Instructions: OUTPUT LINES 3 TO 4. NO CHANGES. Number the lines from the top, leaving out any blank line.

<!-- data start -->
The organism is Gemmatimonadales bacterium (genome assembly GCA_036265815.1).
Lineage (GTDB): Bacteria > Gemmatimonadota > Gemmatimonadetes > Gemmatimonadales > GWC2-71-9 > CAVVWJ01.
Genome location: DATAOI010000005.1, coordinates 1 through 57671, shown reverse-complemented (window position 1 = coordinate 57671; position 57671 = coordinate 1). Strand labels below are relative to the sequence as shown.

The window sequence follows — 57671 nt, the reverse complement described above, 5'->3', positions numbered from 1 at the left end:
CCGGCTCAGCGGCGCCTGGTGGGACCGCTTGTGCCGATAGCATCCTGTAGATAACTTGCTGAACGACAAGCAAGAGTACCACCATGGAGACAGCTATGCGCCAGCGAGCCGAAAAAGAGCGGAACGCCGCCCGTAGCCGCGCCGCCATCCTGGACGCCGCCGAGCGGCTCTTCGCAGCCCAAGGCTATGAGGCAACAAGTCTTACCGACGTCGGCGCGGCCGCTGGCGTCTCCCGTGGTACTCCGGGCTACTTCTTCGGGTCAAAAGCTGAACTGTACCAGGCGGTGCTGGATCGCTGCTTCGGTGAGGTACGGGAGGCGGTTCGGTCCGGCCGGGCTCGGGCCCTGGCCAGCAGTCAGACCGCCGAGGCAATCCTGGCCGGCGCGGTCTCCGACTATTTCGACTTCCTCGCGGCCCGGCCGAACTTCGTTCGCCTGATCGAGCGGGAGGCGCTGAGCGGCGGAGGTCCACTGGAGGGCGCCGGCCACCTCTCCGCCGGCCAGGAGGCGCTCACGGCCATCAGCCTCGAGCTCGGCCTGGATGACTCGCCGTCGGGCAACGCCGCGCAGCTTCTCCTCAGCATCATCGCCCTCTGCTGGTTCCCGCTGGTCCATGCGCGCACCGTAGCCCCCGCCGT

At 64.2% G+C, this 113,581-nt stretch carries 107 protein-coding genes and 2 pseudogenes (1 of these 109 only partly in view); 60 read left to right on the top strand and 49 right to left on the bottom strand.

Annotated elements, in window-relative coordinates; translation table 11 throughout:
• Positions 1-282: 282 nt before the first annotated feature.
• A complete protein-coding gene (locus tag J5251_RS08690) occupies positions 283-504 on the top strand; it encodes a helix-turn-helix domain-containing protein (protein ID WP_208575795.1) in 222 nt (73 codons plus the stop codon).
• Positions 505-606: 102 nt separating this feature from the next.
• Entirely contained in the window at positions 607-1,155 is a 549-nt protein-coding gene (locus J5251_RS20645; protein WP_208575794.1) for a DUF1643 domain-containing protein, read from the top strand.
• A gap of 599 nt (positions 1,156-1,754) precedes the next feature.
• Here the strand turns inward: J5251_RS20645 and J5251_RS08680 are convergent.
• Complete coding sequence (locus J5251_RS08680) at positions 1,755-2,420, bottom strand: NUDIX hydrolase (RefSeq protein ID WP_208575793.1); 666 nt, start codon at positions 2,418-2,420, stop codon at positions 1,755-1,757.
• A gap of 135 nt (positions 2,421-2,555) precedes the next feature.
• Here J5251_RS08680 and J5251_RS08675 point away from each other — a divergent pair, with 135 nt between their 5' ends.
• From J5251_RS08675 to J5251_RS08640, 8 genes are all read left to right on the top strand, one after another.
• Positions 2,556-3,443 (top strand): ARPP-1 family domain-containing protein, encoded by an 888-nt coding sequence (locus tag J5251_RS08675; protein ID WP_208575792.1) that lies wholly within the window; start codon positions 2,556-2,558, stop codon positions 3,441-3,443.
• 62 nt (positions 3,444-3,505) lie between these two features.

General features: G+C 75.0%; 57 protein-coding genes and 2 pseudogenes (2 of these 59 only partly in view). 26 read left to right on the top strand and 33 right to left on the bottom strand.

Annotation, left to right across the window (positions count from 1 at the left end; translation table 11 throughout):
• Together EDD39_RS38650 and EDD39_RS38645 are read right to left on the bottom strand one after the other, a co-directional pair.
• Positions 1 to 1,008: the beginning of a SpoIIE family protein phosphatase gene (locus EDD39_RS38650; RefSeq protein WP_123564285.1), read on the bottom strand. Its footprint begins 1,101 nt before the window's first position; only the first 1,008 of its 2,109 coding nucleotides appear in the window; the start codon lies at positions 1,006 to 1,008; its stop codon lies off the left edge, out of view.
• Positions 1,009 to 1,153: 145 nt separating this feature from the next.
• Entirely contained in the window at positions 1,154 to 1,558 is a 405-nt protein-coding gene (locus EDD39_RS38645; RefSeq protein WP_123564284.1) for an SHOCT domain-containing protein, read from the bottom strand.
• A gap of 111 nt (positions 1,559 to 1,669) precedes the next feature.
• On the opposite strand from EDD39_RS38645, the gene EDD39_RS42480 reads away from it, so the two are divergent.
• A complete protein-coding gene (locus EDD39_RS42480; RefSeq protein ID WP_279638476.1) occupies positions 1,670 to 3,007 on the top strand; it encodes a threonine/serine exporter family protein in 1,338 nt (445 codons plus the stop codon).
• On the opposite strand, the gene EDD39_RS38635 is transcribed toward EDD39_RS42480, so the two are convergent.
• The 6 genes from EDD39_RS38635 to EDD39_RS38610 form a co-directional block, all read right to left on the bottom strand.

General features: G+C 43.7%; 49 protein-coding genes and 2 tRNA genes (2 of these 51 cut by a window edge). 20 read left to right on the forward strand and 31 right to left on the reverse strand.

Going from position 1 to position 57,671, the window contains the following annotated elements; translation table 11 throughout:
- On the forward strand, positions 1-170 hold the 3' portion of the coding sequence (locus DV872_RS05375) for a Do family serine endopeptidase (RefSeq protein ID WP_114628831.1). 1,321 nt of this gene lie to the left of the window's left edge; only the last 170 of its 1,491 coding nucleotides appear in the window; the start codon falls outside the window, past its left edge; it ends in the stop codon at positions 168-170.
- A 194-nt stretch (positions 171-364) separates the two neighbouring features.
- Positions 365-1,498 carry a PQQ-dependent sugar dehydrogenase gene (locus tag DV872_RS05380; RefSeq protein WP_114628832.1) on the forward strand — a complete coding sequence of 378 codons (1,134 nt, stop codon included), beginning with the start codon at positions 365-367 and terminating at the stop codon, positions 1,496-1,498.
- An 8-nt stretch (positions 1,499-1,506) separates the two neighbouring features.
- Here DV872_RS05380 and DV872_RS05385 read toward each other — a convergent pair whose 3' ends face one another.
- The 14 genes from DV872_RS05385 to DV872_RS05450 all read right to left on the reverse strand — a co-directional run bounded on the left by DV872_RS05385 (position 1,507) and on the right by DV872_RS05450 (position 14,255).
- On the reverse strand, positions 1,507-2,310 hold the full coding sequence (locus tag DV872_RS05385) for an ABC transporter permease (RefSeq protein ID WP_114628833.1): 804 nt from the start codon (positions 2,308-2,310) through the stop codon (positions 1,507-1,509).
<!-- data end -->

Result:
Genome location: DATAOI010000005.1, coordinates 1 through 57671, shown reverse-complemented (window position 1 = coordinate 57671; position 57671 = coordinate 1). Strand labels below are relative to the sequence as shown.

The window sequence follows — 57671 nt, the reverse complement described above, 5'->3', positions numbered from 1 at the left end: